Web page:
On December 11th and 20th, high school students in the United States and South Korea virtually assembled to discuss the theme of the "Impact of Globalization on Our Societies." As classrooms from both sides of the globe logged into the IVECA Live Class, the stage was set for a dynamic exploration of how globalization has shaped our societies. To lend focus to their exploration, the students turned to the United Nations' Sustainable Development Goals (SDGs). These global benchmarks provided a lens through which the impact of globalization could be analyzed and related to broader societal goals. Each group chose specific SDGs, such as Clean Water and Sanitation and Climate Action, to anchor their research and discussions.
Guided by the SDGs set forth by the United Nations, US students drew connections between globalization and societal progress. For instance, the discussion around SDG 6, clean water and sanitation, unearthed historical practices of purifying water through gravel and sand. Drawing parallels to the present, students celebrated the power of contemporary influencers, such as Mr. Beast, a social media content creator who leveraged his platform to fundraise and drill over 100 wells in Africa. This compelling example highlighted the positive impact that globalization, when harnessed effectively, can have on addressing pressing global challenges.
Starting from the ancient civilization of Gojoseon, the first kingdom on the Korean Peninsula, Korean students guided their audience on globalization’s impact over time. In one group, with a focus on SDG 13 - Climate Action, students recounted the fear of Gojoeson civilians of freezing to death from frigid temperatures. Fast forward to the present, Earth’s temperature has been rising steadily over hundreds of years. Countries are banding together to work towards the climate crisis solutions with the Paris Climate Agreement adopted in 2015. Through this agreement, countries have set goals to reduce global greenhouse gas emissions. Furthermore, in alignment with their US partners, Korean students highlighted the importance of platforms such as the Climate Action Challenge, a social media competition that encourages ordinary people to respond to the climate crisis. The boundaries that have once separated us are now blurred, allowing for a free flow of ideas and cultures.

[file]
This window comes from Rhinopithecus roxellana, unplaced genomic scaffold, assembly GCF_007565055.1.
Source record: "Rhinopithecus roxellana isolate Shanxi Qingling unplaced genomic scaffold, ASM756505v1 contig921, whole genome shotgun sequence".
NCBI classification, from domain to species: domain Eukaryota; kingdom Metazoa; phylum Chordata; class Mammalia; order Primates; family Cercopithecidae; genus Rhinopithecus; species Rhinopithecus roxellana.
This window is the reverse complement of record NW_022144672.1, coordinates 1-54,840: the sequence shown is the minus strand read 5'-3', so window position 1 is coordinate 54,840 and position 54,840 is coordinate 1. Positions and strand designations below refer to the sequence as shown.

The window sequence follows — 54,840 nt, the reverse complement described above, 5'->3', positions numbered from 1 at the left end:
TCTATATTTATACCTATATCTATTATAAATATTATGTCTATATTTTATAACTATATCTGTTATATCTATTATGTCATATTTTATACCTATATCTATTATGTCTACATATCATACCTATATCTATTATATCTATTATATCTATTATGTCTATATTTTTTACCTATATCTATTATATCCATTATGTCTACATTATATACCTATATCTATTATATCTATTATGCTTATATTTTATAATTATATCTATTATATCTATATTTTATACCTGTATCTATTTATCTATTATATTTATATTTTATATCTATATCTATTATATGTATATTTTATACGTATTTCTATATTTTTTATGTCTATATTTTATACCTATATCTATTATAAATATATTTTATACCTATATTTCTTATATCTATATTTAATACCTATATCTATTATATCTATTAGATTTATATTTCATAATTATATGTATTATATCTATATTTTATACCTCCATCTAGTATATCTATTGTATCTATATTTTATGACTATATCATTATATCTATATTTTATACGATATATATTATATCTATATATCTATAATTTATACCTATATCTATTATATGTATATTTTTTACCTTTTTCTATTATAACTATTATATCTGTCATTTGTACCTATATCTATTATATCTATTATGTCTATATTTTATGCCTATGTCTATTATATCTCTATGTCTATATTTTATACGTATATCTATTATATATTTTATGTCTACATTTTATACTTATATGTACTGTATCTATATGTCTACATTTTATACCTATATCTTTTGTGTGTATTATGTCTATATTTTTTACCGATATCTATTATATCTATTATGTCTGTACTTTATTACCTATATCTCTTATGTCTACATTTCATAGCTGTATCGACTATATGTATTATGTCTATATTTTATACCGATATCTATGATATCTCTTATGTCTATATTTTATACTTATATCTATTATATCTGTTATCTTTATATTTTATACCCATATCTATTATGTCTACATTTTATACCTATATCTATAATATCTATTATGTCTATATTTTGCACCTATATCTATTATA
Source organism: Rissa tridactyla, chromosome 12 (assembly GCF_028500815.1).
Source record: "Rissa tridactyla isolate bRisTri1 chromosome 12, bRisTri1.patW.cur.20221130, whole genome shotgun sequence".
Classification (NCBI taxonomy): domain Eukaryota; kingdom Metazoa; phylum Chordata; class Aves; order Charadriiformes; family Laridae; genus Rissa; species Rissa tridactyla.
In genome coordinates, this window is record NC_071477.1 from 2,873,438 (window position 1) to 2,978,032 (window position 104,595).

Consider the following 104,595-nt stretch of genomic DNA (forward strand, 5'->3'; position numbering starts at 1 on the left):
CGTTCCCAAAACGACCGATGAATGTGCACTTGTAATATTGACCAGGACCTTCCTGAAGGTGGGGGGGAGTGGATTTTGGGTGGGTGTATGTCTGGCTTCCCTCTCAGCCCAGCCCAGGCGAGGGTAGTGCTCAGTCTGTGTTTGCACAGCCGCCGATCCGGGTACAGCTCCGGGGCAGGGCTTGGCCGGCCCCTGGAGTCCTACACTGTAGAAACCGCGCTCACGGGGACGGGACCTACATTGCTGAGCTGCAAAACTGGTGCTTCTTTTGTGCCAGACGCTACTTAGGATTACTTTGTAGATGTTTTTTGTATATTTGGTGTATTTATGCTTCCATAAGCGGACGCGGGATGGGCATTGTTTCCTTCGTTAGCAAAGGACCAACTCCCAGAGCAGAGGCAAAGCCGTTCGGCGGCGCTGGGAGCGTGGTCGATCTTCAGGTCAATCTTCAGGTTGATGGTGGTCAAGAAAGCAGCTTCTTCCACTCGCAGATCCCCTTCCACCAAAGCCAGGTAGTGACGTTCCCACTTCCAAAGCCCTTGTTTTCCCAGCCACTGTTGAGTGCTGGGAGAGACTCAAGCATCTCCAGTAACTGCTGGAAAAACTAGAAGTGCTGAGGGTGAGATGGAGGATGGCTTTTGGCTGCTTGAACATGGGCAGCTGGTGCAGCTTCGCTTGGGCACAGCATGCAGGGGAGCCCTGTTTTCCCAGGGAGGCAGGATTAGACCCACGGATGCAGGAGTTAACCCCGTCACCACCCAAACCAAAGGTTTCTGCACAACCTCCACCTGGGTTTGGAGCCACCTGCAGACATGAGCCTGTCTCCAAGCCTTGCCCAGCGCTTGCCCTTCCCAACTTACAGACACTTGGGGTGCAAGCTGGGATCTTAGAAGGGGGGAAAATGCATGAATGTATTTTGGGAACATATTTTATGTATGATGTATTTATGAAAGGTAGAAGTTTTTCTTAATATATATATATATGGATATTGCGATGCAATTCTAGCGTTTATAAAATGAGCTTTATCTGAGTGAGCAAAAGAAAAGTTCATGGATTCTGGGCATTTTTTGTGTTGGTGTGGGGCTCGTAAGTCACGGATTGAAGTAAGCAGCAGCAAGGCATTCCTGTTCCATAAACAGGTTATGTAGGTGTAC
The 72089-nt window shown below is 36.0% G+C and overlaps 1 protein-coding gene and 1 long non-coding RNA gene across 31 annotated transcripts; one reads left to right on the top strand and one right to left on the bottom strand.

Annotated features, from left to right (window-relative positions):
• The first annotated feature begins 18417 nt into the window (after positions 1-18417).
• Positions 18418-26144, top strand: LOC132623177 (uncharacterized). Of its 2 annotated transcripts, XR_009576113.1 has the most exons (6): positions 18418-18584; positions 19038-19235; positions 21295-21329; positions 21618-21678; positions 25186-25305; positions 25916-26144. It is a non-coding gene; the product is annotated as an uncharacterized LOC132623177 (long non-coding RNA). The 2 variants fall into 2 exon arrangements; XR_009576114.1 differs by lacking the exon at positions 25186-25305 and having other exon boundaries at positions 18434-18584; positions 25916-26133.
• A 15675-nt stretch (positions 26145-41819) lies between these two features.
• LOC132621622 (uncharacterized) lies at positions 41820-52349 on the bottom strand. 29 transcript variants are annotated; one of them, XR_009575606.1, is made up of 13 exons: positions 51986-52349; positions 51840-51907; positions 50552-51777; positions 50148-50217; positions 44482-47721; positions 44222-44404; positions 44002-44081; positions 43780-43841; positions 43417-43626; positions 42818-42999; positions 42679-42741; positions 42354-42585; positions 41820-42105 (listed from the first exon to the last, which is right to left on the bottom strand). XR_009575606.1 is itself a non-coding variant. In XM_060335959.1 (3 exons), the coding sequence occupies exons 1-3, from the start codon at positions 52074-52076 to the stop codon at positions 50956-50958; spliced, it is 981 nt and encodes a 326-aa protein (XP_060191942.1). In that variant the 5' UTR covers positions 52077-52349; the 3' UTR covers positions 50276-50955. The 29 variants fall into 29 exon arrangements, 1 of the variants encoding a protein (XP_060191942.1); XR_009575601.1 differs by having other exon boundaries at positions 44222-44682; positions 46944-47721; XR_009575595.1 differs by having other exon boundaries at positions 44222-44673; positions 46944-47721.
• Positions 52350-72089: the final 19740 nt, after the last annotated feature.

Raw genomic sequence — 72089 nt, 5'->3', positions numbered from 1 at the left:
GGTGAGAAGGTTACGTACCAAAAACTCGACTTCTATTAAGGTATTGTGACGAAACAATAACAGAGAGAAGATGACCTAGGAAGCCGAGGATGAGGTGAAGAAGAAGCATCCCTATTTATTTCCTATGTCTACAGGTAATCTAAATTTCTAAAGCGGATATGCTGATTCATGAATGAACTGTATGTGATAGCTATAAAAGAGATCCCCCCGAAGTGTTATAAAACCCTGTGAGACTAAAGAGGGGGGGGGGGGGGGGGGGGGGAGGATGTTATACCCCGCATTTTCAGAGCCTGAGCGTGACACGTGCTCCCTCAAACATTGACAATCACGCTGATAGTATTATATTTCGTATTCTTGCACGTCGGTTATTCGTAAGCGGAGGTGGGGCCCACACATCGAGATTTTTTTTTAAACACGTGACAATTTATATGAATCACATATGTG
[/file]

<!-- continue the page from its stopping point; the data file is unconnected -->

The overarching message resonating from these virtual exchange sessions was clear: the more connected we are through globalization, the greater our ability to communicate and collaborate toward achieving shared goals. As these students continue to learn from each other and build connections across continents, they are not just participants in a virtual exchange; they are shaped into global citizens who create an impact on their societies. A Korean student stated, “The international exchange is not something that happens easily, and sharing stories with people from different cultures is incredibly valuable. Through this experience, my school years have become even more meaningful.”